88. Finally, there are, especially in the United States, a number of aberrations inherent in the denialism practised against evolution and in the accompanying proselytising. A documentary film by Heidi Ewing and Rachel Grady, entitled Jesus Camp and released in the United States in autumn 2006, provides evidence of them. It shows a Pentecostal minister, Becky Fisher, who has opened in a North Dakota forest a holiday camp overtly devoted to the indoctrination of children. In front of the camera, she explains that from the age of 7 to 9 a human being can be made to believe anything and that that remains engraved in their brain for life. Fisher says she found her model among the Muslim fundamentalists. This documentary reveals all the violence and fanaticism of the most radical of the creationist movements and the effectiveness with which they succeed in manipulating human beings.
89. The creationists claim that evolution is only one interpretation of the world among others, but that is not the case. The scientific nature of evolution remains irrefutable today. However, it must be repeated that the science of evolution cannot claim to give an explanation as to “why things are” but tries to explain how things are happening or have happened. The theory of evolution constitutes a body of knowledge fundamental for the future of our democracies and cannot be arbitrarily challenged.
90. It is important to point out that the theory of evolution has had a profound effect on science in general, philosophy, religion and many other aspects of human society (for example, agriculture). Evolution has also entered the field of psychology: evolutionist psychology is a field of psychology that aims to explain the mechanisms of human thought on the basis of the theory of biological evolution. It is based on the fundamental hypothesis that the brain, like all the other organs, is the result of evolution and thus constitutes an adaptation to specific environmental constraints, to which the ancestors of the Hominidae were forced to respond.
91. With creationism today, we are witnessing a growth of modes of thought which, the better to impose religious dogma, are attacking the very core of the knowledge that we have built up little by little concerning nature, evolution, our origins and our place in the universe. There can be no doubt that this is a serious attack on human rights.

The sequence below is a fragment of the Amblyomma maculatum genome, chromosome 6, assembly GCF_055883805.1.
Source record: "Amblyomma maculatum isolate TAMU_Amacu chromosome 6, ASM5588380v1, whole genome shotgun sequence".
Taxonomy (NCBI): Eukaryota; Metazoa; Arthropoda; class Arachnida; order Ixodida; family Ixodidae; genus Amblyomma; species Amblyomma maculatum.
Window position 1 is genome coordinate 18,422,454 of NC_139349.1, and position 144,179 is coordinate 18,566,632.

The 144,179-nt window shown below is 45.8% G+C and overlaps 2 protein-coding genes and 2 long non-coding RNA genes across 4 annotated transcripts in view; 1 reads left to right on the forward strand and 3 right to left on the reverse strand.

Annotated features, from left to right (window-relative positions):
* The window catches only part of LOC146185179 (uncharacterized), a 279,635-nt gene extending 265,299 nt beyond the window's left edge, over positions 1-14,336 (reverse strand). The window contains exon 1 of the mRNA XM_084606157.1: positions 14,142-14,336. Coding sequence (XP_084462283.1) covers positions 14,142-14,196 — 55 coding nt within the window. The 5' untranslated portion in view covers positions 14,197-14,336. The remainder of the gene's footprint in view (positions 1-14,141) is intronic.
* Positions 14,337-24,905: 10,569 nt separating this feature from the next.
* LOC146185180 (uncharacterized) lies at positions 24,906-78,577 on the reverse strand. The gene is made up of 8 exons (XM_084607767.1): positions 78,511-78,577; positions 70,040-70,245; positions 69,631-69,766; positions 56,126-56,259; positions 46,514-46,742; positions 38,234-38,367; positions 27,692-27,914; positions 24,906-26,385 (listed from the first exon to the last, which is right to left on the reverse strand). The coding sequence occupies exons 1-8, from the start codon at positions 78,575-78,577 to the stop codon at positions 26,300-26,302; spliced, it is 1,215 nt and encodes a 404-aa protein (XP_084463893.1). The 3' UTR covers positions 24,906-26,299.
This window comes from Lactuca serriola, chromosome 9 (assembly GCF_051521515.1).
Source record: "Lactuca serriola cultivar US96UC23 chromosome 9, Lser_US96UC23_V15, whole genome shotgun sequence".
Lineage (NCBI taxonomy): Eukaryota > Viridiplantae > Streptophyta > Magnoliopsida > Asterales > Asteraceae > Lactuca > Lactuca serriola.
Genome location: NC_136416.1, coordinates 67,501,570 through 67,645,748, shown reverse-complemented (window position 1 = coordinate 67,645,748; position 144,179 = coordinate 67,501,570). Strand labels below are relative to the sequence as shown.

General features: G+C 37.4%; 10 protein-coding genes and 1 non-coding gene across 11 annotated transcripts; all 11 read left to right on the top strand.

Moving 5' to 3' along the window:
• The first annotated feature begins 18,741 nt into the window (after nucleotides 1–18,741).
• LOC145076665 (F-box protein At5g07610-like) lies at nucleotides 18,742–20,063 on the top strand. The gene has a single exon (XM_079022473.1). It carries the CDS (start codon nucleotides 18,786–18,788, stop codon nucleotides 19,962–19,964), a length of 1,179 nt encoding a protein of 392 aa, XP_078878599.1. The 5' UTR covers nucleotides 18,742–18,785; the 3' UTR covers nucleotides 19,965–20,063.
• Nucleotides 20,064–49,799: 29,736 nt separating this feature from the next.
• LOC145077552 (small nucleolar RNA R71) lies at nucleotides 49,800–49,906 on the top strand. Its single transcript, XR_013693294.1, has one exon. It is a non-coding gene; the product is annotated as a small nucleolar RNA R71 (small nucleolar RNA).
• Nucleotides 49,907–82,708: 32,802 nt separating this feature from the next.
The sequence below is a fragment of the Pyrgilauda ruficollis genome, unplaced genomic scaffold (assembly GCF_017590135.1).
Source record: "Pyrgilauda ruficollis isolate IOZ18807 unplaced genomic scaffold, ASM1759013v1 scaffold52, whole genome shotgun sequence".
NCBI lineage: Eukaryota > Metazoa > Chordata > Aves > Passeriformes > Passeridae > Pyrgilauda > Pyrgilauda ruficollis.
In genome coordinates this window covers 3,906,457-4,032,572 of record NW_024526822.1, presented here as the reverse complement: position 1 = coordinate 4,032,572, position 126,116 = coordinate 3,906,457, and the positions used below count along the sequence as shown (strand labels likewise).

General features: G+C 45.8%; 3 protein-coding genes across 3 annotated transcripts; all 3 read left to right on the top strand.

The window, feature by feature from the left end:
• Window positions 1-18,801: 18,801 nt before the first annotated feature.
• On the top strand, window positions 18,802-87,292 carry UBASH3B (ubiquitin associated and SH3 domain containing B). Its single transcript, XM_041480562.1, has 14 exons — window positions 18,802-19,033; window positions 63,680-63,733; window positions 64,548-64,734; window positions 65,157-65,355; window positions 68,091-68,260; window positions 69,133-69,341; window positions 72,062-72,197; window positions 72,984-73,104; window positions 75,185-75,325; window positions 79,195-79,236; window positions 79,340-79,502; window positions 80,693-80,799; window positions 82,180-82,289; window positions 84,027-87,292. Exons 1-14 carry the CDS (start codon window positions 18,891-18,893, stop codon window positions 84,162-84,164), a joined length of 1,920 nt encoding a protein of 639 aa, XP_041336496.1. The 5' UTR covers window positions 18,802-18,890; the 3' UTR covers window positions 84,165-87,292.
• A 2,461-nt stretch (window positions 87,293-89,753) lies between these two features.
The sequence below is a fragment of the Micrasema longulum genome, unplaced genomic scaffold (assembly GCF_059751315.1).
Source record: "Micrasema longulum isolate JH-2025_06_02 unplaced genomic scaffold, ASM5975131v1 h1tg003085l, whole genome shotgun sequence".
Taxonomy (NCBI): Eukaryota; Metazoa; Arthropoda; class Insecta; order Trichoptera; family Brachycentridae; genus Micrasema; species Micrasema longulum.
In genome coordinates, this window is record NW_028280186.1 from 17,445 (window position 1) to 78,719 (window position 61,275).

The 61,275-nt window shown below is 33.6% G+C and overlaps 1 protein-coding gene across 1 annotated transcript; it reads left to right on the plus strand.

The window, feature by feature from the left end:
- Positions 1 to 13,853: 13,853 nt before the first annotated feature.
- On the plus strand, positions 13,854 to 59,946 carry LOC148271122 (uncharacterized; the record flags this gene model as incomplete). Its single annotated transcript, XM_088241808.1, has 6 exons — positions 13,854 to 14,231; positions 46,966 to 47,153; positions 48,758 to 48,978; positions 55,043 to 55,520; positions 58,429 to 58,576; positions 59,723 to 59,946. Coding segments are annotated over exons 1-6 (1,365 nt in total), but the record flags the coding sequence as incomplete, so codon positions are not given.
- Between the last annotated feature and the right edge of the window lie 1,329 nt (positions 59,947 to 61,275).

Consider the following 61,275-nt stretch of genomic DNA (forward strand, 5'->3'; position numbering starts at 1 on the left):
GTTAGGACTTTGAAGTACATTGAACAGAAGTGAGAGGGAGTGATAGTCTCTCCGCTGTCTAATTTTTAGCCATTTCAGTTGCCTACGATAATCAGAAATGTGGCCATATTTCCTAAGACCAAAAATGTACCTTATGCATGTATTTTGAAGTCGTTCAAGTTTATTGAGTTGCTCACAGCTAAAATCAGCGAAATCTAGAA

92. There is a great risk of a serious confusion being introduced into our children’s minds between what has to do with convictions, beliefs and ideals and what has to do with science, and of the advent of an “all things are equal” attitude, which may seem appealing and tolerant but is actually extremely harmful8.
93. Creationism has many contradictory aspects. “Intelligent design”, which is the latest, more refined version of creationism, does not completely deny a degree of evolution. However, this school of thought has hardly provided any fuel for the scientific debate up to now9. Though more subtle in its presentation, the doctrine of intelligent design is no less dangerous.
94. The teaching of evolution by natural selection as a fundamental scientific theory is therefore crucial to the future of our societies and our democracies. For that reason evolution must occupy a central position in the curriculum, and especially in the science syllabus. If we prevent our students from accessing scientific knowledge, we run the risk of their being unable to compete effectively with other students who are being educated in states where science has a key status.